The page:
The invention of this particular application relates in part to a load indicator which provides some sort of signal cognizant to the operator's senses to indicate when the motor of the appliance is being utilized out of its designed parameters as well as an easily used control system.
The load indicator provides the operator with easily cognizant information relative to the operating parameters of the appliance, most particularly in respect to the loading conditions thereof. A dual state acceptable/unacceptable indicator is preferred. This provides an indication to the operator that the appliance is being operated within acceptable limits. The particular load indicator disclosed is a meter mounted to the rear of the subassembly 20. This meter has a scale with two zones which are viewable to the operator. The point of transition between the two zones is selected during manufacture to optimize the performance of the particular unit. As long as the appliance is operated at (or below) this transition point, it is being operated at its optimum level. Other two condition indicators such as lights, buzzers, etc. could be substituted for the meter.
The operator is instructed that in order to obtain a maximum running time and/or optimum cutting performance for the mower, the operator should pace oneself and/or adjust the cutting height so that the indicating parameter of the load indicator is not within the unacceptable zone. The particular meter shown has green and yellow zones. With this meter, as long as the operator keeps the needle of the meter in the green, and more particularly out of the yellow zone, the power train is operating within its designed limits and thus should provide good performance. Further, if the operator retains the meter at the transition between the two zones, the unit is functioning at its optimum design level.
The invention of this particular application also relates in part to a control system that reduces the cost and lengthens the service life of the appliance. This control system selectively interconnects the source of electric power to the electric power unit. The preferred control system disclosed accomplishes this interconnection by variably increasing the amperage across the switching contacts, thus significantly increasing the service life of such contacts.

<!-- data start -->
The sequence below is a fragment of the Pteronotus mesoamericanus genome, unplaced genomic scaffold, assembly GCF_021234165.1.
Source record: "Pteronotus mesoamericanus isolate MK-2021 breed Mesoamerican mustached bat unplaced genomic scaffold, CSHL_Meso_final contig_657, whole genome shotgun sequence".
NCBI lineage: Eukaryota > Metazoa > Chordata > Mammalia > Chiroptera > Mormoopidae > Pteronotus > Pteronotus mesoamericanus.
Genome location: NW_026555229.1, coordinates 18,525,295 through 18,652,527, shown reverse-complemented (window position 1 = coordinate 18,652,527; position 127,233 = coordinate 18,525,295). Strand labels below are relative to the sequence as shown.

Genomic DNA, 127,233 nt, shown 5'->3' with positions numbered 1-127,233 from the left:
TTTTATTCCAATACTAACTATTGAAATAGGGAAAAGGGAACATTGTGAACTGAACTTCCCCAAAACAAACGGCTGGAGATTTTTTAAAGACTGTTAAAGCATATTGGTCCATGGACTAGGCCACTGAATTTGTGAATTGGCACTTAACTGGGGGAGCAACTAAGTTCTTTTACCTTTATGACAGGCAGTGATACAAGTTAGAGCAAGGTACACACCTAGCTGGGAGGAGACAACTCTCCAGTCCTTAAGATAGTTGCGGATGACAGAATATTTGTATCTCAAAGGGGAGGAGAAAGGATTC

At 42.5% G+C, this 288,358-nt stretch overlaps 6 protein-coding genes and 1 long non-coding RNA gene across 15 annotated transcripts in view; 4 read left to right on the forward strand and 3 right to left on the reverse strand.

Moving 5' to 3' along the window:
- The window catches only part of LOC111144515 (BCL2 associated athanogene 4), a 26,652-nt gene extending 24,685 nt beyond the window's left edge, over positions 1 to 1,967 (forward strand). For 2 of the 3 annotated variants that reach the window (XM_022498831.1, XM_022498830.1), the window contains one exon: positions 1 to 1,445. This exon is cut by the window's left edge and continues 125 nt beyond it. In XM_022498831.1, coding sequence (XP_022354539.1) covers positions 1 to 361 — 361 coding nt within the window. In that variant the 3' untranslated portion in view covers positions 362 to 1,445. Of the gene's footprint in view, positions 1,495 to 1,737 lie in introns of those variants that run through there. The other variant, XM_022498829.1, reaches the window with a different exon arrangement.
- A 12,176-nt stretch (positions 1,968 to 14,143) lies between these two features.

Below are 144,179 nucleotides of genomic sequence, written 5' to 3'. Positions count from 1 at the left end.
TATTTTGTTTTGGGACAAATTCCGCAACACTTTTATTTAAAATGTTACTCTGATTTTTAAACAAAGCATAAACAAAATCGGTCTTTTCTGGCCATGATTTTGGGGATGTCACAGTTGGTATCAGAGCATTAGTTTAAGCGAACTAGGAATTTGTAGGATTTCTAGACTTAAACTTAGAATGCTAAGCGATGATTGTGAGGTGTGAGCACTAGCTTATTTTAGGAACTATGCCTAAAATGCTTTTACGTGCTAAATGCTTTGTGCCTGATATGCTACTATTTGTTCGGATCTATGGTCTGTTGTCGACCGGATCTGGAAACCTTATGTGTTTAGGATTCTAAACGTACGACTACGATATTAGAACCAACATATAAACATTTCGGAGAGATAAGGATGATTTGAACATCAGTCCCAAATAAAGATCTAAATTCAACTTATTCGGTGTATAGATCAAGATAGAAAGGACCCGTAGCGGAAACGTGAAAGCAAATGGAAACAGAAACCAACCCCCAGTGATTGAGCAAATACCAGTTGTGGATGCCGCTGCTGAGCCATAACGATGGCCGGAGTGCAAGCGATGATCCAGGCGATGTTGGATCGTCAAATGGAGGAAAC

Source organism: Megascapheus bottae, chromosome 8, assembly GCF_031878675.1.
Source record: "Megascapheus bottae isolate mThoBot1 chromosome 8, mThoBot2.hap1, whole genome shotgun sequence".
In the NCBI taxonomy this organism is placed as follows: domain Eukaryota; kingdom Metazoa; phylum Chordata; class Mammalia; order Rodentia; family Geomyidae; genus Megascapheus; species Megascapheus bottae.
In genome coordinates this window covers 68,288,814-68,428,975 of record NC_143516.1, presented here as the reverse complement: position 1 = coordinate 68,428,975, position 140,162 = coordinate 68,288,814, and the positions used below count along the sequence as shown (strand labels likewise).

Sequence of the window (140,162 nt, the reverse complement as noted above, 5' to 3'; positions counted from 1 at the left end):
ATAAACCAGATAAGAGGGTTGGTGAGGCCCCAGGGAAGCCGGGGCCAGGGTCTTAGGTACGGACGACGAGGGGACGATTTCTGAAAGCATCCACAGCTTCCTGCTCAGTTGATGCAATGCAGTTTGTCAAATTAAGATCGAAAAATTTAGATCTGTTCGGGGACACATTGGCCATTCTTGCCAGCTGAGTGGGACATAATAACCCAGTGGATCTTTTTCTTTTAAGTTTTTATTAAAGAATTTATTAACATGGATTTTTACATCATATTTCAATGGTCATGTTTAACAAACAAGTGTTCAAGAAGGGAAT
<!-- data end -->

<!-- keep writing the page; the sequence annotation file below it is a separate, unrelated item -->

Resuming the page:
The particular control system disclosed includes a relay having a time variably increasing amperage across the relay contacts. This variable increasing amperage provides for an appliance meeting consumer expectations. It also avoids control contact arcing and burnout on start up as well as meeting regulatory standards on turn off while also not ruining the motor.
These conditions are provided invisibly without consumer actions.
The electric power unit shown is a motor subassembly 20 including a protective cover 21, a power source battery 22, a motor 23, an on/off switch 24, as well as the previously described load indicator meter 30 and control system 40.
The protective cover 21 is a thermal plastic molding designed to protect the internal components of the subassembly 20 from the elements. The protective cover 21 is removably connected to the housing 12, preferably by small bolts.
The batteries, motor, on/off switch, and control system are contained within the protective cover 21.
The batteries 22 are the source of electric power for the appliance. The particular source disclosed are sealed lead acid batteries having a certain amp hour capacity. These batteries disclosed are two YUSA batteries, Model NP-18. These batteries have an amp hour capacity of approximately 17 amps per hour. Other sources of electric power that could be substituted for these batteries are within the power source battery term.
The motor 23 is the major power unit for the appliance lawn mower 10. This motor 23 is mounted directly to the housing 12 with a portion of its shaft extending into the enclosed underside thereof. An 18" rotary cutting blade is mounted to this extending shaft of the motor 23 in a conventional manner.
The motor has a particular power draw, a power draw which is designed to provide adequate cutting power as well as complementing the amp per hour capacity of the power source in view of the expected service conditions for the appliance 10. The particular motor disclosed is a GENERAL ELECTRIC motor, Model 231C2704. This motor has a steady state power draw of approximately 17 amps.
This power unit is chosen in consideration of the power source for the appliance in order to provide approximately one hour running time for the motor 23 per full charge of the battery 22. With this running time, the mower shown should be able to cut slightly less than a quarter acre, a reasonable suburban lawn. This demonstrates by example that ideally the motor is selected first for the expected service with the power source then selected to provide the desired running time for the unit. Thereafter, the parameters of the load indicator and control system are developed to optimize the power train into an integral whole.